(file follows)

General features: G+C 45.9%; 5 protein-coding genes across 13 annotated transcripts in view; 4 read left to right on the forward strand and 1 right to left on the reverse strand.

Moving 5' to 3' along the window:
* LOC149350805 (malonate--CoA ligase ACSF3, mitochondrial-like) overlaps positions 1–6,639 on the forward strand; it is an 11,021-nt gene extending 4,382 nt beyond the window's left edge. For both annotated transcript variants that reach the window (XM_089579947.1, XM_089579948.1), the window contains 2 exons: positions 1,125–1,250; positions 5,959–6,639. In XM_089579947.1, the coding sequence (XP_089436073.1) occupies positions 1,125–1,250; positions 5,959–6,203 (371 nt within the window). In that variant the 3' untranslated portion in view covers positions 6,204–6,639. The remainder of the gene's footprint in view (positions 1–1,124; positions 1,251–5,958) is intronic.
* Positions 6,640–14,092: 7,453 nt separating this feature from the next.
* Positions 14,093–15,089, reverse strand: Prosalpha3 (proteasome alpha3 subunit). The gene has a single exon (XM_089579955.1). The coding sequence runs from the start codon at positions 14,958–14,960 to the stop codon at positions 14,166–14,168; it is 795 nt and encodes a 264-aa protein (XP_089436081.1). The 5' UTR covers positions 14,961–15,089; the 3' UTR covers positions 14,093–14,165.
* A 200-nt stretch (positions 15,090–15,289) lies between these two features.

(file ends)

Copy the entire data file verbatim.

General features: G+C 45.9%; 5 protein-coding genes across 13 annotated transcripts in view; 4 read left to right on the forward strand and 1 right to left on the reverse strand.

Moving 5' to 3' along the window:
* LOC149350805 (malonate--CoA ligase ACSF3, mitochondrial-like) overlaps positions 1–6,639 on the forward strand; it is an 11,021-nt gene extending 4,382 nt beyond the window's left edge. For both annotated transcript variants that reach the window (XM_089579947.1, XM_089579948.1), the window contains 2 exons: positions 1,125–1,250; positions 5,959–6,639. In XM_089579947.1, the coding sequence (XP_089436073.1) occupies positions 1,125–1,250; positions 5,959–6,203 (371 nt within the window). In that variant the 3' untranslated portion in view covers positions 6,204–6,639. The remainder of the gene's footprint in view (positions 1–1,124; positions 1,251–5,958) is intronic.
* Positions 6,640–14,092: 7,453 nt separating this feature from the next.
* Positions 14,093–15,089, reverse strand: Prosalpha3 (proteasome alpha3 subunit). The gene has a single exon (XM_089579955.1). The coding sequence runs from the start codon at positions 14,958–14,960 to the stop codon at positions 14,166–14,168; it is 795 nt and encodes a 264-aa protein (XP_089436081.1). The 5' UTR covers positions 14,961–15,089; the 3' UTR covers positions 14,093–14,165.
* A 200-nt stretch (positions 15,090–15,289) lies between these two features.